On Aug. 26, 2015, my dad introduced me to my future best friend, Anika Tabassum.
Yes, an arranged friendship.
I was waiting outside the Center for the Arts with my dad for international student orientation. My dad went up to this girl standing all by herself in the corner. A nervous girl wearing a hijab, clueless about what was going on around her.
If only I knew at that moment that this girl was going to be there for me all through my college life and not just that one week as she thought.
Two days later, my dad left for India and I started having second thoughts about my decision to come to the United States. I had never felt this lonely and homesick before.
Anika called to check up on me and introduced me to her other friends. We had the same group of friends and spent most of our time together. Our friendship started growing stronger after we opened up about our families, upbringing, classroom stories and struggles. We had different personalities but we were similar in many ways.
We technically lived in different quads, but I was practically her fifth roommate. We decided to make it “official” and became roommates in sophomore year.
Fargo 688 was our little haven away from studying, college drama, homesickness and any other uncomfortable situations.
We turned from friends to family, watched the weirdest videos available on YouTube, shared closets, became each other’s makeup artists and acted as the other’s therapists through difficult times.
Soon, we applied to become RAs and AAs and got separated across campus. Anika became an AA at Governors and I was in Porter.
The distance felt like hundreds of miles apart.
Junior year came with academic burden and other commitments. Meeting up every day was difficult. We met new people and got busy in our own worlds.
But we caught up over FaceTime and made weekly lunch plans. Our friendship faced an obstacle, but we both knew that we were incomplete without each other. We spent a lot of time together during our paraprofessional training and soon people began to take notice of our sisterhood. “Omg, you guys are goals!” We heard this on a daily basis.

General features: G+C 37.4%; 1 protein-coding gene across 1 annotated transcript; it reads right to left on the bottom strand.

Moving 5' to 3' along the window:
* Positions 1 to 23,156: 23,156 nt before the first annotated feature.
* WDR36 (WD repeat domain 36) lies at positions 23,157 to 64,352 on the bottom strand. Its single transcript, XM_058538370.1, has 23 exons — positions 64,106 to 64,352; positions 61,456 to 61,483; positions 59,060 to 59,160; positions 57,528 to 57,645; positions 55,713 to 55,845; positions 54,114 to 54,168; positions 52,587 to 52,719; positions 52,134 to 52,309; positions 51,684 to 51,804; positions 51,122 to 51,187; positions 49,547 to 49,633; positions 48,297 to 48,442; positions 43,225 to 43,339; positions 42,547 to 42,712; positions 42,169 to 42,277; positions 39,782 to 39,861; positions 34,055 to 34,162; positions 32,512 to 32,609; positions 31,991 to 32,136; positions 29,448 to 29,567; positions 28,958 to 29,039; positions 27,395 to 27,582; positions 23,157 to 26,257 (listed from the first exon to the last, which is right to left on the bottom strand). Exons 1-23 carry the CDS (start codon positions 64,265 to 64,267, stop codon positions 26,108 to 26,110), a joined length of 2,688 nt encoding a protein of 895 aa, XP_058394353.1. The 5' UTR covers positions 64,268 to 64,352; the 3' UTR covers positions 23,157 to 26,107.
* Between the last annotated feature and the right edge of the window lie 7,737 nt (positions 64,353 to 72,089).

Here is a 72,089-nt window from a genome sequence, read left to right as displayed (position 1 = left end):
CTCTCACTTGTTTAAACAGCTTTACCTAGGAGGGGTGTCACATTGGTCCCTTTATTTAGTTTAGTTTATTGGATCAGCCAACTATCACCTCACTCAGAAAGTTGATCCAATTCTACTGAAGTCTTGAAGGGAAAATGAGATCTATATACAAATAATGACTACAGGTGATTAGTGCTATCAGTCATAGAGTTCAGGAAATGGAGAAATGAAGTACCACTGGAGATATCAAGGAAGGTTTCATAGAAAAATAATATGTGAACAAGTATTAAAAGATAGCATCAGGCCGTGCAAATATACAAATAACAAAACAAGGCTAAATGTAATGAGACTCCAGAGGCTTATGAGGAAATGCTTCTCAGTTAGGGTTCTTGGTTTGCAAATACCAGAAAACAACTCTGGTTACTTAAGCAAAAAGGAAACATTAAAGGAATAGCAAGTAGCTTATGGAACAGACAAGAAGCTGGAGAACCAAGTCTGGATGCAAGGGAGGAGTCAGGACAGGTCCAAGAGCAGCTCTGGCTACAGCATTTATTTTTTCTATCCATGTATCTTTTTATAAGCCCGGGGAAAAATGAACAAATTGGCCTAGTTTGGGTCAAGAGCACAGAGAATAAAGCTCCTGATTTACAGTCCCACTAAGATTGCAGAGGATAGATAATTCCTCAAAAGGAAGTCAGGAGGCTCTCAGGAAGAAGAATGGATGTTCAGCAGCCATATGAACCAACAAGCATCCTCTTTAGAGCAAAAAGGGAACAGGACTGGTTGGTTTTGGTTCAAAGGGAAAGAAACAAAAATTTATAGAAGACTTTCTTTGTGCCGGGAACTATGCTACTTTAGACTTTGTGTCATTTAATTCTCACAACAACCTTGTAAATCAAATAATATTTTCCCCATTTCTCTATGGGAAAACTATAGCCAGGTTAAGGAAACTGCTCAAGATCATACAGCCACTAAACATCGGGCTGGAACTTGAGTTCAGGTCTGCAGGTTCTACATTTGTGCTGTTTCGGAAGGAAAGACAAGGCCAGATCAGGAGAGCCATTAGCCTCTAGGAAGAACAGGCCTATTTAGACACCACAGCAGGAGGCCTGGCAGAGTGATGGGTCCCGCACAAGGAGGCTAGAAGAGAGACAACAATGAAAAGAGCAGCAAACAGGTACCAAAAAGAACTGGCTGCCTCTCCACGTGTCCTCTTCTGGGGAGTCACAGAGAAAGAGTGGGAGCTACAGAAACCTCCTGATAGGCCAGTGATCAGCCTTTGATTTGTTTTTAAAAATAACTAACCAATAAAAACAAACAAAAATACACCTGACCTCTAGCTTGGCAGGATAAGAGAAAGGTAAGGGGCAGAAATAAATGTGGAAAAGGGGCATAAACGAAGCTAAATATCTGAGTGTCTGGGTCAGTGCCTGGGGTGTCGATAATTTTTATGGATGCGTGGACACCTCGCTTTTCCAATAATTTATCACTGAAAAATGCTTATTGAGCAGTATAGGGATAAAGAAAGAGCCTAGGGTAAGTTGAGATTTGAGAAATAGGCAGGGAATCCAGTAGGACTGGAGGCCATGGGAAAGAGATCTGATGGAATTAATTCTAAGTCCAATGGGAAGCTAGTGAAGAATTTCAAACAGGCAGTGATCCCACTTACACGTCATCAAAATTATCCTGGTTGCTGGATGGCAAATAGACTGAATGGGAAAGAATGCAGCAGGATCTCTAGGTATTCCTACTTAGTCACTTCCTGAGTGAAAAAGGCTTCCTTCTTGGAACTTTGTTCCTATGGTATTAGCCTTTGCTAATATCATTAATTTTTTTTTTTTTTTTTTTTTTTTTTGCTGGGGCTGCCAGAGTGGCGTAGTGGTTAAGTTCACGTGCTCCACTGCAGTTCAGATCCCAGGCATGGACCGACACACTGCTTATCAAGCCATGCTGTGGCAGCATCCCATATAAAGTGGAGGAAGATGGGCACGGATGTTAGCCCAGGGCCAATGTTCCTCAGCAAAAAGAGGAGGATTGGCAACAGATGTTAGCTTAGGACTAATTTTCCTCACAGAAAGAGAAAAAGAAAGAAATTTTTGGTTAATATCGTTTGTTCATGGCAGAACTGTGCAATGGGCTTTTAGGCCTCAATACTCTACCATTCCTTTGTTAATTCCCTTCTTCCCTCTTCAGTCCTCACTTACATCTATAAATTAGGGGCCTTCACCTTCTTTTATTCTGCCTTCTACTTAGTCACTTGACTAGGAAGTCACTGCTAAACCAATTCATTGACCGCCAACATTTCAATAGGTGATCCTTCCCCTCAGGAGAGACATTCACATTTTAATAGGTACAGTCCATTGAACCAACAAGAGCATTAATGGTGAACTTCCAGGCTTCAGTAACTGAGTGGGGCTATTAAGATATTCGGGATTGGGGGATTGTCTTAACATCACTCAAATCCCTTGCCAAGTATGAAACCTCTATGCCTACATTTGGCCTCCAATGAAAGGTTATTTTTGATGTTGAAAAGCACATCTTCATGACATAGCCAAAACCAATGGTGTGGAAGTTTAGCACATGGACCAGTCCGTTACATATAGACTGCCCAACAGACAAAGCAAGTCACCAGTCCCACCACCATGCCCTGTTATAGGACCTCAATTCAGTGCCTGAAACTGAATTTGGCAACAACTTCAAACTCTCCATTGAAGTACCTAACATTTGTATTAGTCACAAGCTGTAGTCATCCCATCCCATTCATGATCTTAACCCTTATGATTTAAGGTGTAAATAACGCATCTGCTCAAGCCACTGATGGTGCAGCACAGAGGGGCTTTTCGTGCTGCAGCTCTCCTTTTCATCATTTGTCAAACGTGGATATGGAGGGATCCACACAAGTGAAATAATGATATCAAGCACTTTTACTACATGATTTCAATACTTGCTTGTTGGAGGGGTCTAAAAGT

Senior year came with good news. Anika was moved back to Ellicott and we were just a few steps away from each other, just like before.
Our daily lunches, study sessions, sleepovers, procrastination and atrium meetups were back. I had my best friend right next to me and I loved her warm presence. Everything was perfect and back to normal.
But we realized this was soon going to end.
Never again life is going to be this easy and effortless. We wouldn’t be surrounded by the second family we found away from home. Our biggest obstacle used to be the distance from Porter to Governor’s. Now it’s going to be cities or maybe countries away from each other.
We will still be in touch but our careers and life will pull us away in different directions. We have no idea where life is going to take us and this uncertainty kills me.
No matter where our ships sail, we will love each other unconditionally. Our friendship will be one for the ages, our kids will hear our stories.
I can’t thank my dad enough for introducing us. Leaving UB is going to be a task because all my memories here are made with you, Anika.
We grew up together in this little city of UB. Years from now when we visit UB, everything will have changed. New buildings, new people, new spots to hang out but the legacy of our friendship will remain. Our shared energy, our memories, our connection will still echo in the halls.
Here’s my goodbye to the best 4 years of my life with my soul sister at UB. See Anika, I did remember you after one week.
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